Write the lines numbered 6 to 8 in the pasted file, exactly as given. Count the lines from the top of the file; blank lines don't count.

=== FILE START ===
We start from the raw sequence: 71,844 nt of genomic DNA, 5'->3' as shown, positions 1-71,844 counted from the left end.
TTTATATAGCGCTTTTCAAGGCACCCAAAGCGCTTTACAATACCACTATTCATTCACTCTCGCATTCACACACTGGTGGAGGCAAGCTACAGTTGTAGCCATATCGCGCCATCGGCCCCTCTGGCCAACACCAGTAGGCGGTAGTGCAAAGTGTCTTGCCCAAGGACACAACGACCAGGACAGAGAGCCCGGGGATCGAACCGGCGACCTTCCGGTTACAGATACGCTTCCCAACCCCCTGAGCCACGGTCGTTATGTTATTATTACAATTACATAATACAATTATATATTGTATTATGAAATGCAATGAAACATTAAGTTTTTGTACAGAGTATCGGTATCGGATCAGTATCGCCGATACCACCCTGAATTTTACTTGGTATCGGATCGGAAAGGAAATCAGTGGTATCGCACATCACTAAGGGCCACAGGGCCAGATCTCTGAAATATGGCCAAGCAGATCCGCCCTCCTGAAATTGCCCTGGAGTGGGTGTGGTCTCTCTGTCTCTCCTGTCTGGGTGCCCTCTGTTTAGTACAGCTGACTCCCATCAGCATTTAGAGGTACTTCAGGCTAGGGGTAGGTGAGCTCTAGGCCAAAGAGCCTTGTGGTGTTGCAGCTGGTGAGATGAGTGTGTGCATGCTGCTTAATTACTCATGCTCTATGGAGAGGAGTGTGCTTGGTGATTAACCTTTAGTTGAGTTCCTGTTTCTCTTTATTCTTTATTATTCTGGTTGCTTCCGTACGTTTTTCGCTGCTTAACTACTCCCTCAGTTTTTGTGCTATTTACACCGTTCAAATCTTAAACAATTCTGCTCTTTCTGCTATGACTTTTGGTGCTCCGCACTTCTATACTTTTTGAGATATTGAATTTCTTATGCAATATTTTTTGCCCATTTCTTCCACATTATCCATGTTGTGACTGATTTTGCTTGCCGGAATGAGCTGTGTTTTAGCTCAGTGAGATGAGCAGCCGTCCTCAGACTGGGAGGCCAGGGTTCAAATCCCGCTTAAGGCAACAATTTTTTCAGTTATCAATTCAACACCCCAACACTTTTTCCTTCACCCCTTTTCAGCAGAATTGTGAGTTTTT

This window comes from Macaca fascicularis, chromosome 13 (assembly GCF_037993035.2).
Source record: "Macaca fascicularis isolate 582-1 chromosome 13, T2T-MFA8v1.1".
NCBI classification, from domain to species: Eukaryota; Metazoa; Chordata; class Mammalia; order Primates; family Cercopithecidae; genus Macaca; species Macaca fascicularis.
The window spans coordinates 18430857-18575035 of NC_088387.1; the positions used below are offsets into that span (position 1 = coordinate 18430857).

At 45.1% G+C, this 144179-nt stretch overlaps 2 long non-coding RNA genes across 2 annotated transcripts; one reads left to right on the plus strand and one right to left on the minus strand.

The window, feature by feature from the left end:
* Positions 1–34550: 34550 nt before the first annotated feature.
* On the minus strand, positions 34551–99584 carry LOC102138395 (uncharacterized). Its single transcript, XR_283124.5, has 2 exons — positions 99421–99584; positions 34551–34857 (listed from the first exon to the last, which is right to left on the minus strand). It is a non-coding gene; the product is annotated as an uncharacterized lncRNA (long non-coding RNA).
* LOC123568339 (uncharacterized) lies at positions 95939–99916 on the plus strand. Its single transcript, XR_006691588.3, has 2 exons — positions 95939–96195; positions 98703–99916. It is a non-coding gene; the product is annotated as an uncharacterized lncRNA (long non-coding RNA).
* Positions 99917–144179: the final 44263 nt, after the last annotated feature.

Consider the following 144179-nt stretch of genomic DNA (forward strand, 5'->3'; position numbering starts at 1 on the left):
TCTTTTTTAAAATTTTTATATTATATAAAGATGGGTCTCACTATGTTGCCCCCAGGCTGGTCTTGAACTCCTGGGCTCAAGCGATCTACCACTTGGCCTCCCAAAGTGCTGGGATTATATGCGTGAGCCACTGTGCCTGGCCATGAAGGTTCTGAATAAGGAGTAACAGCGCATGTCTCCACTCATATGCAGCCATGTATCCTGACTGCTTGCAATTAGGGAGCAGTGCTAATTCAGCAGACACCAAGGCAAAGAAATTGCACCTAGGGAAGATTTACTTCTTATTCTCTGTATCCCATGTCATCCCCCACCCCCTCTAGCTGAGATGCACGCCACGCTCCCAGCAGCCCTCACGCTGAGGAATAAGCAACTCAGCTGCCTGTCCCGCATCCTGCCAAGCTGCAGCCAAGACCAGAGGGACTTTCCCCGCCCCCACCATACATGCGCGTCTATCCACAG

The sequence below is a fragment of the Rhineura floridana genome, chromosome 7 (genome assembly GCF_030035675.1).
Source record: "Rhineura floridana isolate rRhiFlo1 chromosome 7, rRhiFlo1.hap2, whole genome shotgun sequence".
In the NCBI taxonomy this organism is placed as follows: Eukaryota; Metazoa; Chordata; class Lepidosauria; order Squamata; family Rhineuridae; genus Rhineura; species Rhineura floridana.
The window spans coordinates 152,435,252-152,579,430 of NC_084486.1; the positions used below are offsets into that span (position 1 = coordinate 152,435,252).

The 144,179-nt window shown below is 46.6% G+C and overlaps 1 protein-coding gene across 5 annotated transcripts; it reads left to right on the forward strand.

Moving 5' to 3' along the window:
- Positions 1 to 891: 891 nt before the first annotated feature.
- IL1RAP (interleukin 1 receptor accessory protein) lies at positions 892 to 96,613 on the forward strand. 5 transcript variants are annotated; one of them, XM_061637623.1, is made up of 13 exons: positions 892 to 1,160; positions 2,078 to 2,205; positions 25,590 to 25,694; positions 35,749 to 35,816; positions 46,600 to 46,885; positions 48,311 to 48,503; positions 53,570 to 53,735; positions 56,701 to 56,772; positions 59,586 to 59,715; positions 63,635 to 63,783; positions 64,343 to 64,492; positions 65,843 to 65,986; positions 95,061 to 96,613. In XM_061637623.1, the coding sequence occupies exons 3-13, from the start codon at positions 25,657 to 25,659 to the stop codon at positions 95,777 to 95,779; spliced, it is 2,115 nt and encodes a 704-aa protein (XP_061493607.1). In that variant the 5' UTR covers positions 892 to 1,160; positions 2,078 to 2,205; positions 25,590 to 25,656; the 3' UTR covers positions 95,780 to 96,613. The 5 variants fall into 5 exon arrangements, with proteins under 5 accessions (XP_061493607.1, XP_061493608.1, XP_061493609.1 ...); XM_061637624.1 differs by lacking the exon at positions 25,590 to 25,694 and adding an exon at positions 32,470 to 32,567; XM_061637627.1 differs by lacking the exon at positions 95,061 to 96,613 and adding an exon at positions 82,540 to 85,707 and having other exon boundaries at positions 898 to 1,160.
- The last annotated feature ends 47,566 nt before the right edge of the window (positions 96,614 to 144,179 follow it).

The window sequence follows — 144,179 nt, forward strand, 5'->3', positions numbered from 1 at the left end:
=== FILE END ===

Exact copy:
The window spans coordinates 18430857-18575035 of NC_088387.1; the positions used below are offsets into that span (position 1 = coordinate 18430857).

At 45.1% G+C, this 144179-nt stretch overlaps 2 long non-coding RNA genes across 2 annotated transcripts; one reads left to right on the plus strand and one right to left on the minus strand.

The window, feature by feature from the left end: